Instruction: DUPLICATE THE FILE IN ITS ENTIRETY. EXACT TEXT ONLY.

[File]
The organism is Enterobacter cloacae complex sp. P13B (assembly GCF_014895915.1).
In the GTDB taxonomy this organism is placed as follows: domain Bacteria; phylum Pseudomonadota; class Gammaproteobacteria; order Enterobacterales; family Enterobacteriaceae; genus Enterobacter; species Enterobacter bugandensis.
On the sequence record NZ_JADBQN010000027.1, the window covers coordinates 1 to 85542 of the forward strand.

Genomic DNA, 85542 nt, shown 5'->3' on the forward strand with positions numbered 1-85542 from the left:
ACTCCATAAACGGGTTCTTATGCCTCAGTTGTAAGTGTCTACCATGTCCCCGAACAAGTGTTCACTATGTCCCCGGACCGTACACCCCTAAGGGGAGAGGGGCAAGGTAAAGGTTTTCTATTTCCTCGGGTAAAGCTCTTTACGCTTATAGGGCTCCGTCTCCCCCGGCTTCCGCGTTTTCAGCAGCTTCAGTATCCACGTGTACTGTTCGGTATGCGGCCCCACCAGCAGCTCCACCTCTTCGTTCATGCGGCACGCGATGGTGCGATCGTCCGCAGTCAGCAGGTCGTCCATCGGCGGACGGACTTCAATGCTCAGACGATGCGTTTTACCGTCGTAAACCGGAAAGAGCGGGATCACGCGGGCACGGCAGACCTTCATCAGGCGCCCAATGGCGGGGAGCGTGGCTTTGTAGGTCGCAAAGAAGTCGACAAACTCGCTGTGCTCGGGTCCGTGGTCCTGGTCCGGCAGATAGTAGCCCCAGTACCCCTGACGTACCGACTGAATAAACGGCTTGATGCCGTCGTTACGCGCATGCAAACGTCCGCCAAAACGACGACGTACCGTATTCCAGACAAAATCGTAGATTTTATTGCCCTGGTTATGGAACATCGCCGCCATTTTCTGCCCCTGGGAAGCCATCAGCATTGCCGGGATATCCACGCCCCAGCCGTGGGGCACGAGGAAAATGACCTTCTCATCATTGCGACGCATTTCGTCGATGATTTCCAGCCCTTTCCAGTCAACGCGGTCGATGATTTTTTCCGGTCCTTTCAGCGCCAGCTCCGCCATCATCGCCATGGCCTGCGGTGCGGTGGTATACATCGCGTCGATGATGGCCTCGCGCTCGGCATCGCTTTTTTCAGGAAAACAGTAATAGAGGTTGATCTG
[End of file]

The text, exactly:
The organism is Enterobacter cloacae complex sp. P13B (assembly GCF_014895915.1).
In the GTDB taxonomy this organism is placed as follows: domain Bacteria; phylum Pseudomonadota; class Gammaproteobacteria; order Enterobacterales; family Enterobacteriaceae; genus Enterobacter; species Enterobacter bugandensis.
On the sequence record NZ_JADBQN010000027.1, the window covers coordinates 1 to 85542 of the forward strand.

Genomic DNA, 85542 nt, shown 5'->3' on the forward strand with positions numbered 1-85542 from the left:
ACTCCATAAACGGGTTCTTATGCCTCAGTTGTAAGTGTCTACCATGTCCCCGAACAAGTGTTCACTATGTCCCCGGACCGTACACCCCTAAGGGGAGAGGGGCAAGGTAAAGGTTTTCTATTTCCTCGGGTAAAGCTCTTTACGCTTATAGGGCTCCGTCTCCCCCGGCTTCCGCGTTTTCAGCAGCTTCAGTATCCACGTGTACTGTTCGGTATGCGGCCCCACCAGCAGCTCCACCTCTTCGTTCATGCGGCACGCGATGGTGCGATCGTCCGCAGTCAGCAGGTCGTCCATCGGCGGACGGACTTCAATGCTCAGACGATGCGTTTTACCGTCGTAAACCGGAAAGAGCGGGATCACGCGGGCACGGCAGACCTTCATCAGGCGCCCAATGGCGGGGAGCGTGGCTTTGTAGGTCGCAAAGAAGTCGACAAACTCGCTGTGCTCGGGTCCGTGGTCCTGGTCCGGCAGATAGTAGCCCCAGTACCCCTGACGTACCGACTGAATAAACGGCTTGATGCCGTCGTTACGCGCATGCAAACGTCCGCCAAAACGACGACGTACCGTATTCCAGACAAAATCGTAGATTTTATTGCCCTGGTTATGGAACATCGCCGCCATTTTCTGCCCCTGGGAAGCCATCAGCATTGCCGGGATATCCACGCCCCAGCCGTGGGGCACGAGGAAAATGACCTTCTCATCATTGCGACGCATTTCGTCGATGATTTCCAGCCCTTTCCAGTCAACGCGGTCGATGATTTTTTCCGGTCCTTTCAGCGCCAGCTCCGCCATCATCGCCATGGCCTGCGGTGCGGTGGTATACATCGCGTCGATGATGGCCTCGCGCTCGGCATCGCTTTTTTCAGGAAAACAGTAATAGAGGTTGATCTG